NFL football player Isaiah Blackwell lost his husband three years ago and is raising their teen son alone. He lives his life as quietly as his job allows, playing ball to support his family but trying not to draw unwanted attention. His quiet life is shaken up when a mutual friend introduces him to Victor, a visiting principal ballet dancer who is everything Isaiah is not.
Brash, loud, and gender fluid Victor Aleksandrov has applied for political asylum to avoid returning to Russia, where gay men are targeted and persecuted. He’s been outspoken about gay rights in his home country, and if he doesn’t get asylum, going back to Russia is a death sentence.
Their one-night stand turns into a tentative friendship, a relationship they both agree is temporary… until Victor’s denied asylum. Isaiah can’t offer Victor a happily ever after, but he can propose something that’ll keep Victor in the US and safe… marriage He just doesn’t expect his new husband to dance away with his heart.
This was a bit more substantive story than I’d originally pictured. First, Isaiah is still pining for his dead husband, so that colors his “now” quite a bit. Second, Victor’s stance against Russia is a bit more political than just a story hurdle. Third, Victor’s “outness” is mirrored by Isaiah’s son’s own desires and it becomes something between father and son as well as between the two husbands.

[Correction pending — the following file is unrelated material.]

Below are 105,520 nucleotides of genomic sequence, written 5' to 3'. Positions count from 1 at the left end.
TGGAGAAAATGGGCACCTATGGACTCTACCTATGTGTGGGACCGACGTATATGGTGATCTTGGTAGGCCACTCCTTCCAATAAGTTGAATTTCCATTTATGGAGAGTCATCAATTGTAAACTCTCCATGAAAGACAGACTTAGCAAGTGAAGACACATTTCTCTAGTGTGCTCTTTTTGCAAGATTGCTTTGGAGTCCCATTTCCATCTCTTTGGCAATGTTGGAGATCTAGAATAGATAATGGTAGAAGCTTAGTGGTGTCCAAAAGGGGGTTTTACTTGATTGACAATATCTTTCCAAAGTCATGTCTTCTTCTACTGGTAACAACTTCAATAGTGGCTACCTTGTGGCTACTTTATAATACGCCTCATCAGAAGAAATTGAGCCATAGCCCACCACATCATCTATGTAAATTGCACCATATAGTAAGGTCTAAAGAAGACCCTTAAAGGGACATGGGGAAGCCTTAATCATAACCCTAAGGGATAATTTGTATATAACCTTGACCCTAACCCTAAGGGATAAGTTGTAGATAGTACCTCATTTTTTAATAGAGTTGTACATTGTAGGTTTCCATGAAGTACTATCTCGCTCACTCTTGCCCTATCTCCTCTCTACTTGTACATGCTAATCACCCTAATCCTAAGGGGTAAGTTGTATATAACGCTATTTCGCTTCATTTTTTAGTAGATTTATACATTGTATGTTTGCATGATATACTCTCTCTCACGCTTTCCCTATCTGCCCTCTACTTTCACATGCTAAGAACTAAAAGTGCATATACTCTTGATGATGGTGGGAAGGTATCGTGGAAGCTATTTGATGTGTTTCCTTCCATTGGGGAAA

On the one hand I wish Victor had been more Russian – besides his name there wasn’t a lot about him that felt like he was in fact from another country.
It sounds silly, but Isaiah and Evan and Ian – these names were all so easy to get confused over. I’d have chosen differently.
Victor and Isaiah’s chemistry was good and the difficulties facing their marriage was handled well. I did get tired of Isaiah’s reluctance after awhile, but I was glad when he finally does acknowledge that risk is part of loving.
Evan was awesome and Ian bugged me a lot – but maybe that’s just his job? I never warmed up to either MC as much as I wanted to and as a result I wasn’t that enthralled with the book. It was pretty good, but not great.
I’d recommend this to fans of bi-racial couples, “must get married” trope, opposites attract and single parent romances.
3.5 of 5 stars
Copy Generously Provided for Honest Review